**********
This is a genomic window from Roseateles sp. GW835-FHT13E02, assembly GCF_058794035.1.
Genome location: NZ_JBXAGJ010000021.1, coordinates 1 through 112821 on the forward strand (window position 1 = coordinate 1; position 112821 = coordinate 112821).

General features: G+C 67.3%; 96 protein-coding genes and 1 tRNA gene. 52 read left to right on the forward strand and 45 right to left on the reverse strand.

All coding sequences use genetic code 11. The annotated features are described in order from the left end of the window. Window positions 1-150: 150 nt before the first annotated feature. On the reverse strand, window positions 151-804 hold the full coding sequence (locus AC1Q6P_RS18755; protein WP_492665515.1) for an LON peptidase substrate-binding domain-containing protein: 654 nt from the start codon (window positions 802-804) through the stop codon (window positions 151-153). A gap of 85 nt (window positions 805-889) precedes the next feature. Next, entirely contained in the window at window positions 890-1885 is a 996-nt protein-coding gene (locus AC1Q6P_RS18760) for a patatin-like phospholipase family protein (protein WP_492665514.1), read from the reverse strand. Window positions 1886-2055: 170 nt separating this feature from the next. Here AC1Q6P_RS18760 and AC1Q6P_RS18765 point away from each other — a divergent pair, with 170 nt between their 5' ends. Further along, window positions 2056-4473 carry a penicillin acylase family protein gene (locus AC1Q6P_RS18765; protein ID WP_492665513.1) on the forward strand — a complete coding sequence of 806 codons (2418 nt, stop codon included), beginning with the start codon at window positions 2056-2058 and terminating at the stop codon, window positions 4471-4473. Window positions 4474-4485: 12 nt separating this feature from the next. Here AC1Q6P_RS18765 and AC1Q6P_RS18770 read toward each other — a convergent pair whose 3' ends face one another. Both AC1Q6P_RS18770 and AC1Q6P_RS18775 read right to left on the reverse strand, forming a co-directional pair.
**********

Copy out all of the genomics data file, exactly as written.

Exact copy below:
This is a genomic window from Roseateles sp. GW835-FHT13E02, assembly GCF_058794035.1.
Genome location: NZ_JBXAGJ010000021.1, coordinates 1 through 112821 on the forward strand (window position 1 = coordinate 1; position 112821 = coordinate 112821).

General features: G+C 67.3%; 96 protein-coding genes and 1 tRNA gene. 52 read left to right on the forward strand and 45 right to left on the reverse strand.

All coding sequences use genetic code 11. The annotated features are described in order from the left end of the window. Window positions 1-150: 150 nt before the first annotated feature. On the reverse strand, window positions 151-804 hold the full coding sequence (locus AC1Q6P_RS18755; protein WP_492665515.1) for an LON peptidase substrate-binding domain-containing protein: 654 nt from the start codon (window positions 802-804) through the stop codon (window positions 151-153). A gap of 85 nt (window positions 805-889) precedes the next feature. Next, entirely contained in the window at window positions 890-1885 is a 996-nt protein-coding gene (locus AC1Q6P_RS18760) for a patatin-like phospholipase family protein (protein WP_492665514.1), read from the reverse strand. Window positions 1886-2055: 170 nt separating this feature from the next. Here AC1Q6P_RS18760 and AC1Q6P_RS18765 point away from each other — a divergent pair, with 170 nt between their 5' ends. Further along, window positions 2056-4473 carry a penicillin acylase family protein gene (locus AC1Q6P_RS18765; protein ID WP_492665513.1) on the forward strand — a complete coding sequence of 806 codons (2418 nt, stop codon included), beginning with the start codon at window positions 2056-2058 and terminating at the stop codon, window positions 4471-4473. Window positions 4474-4485: 12 nt separating this feature from the next. Here AC1Q6P_RS18765 and AC1Q6P_RS18770 read toward each other — a convergent pair whose 3' ends face one another. Both AC1Q6P_RS18770 and AC1Q6P_RS18775 read right to left on the reverse strand, forming a co-directional pair.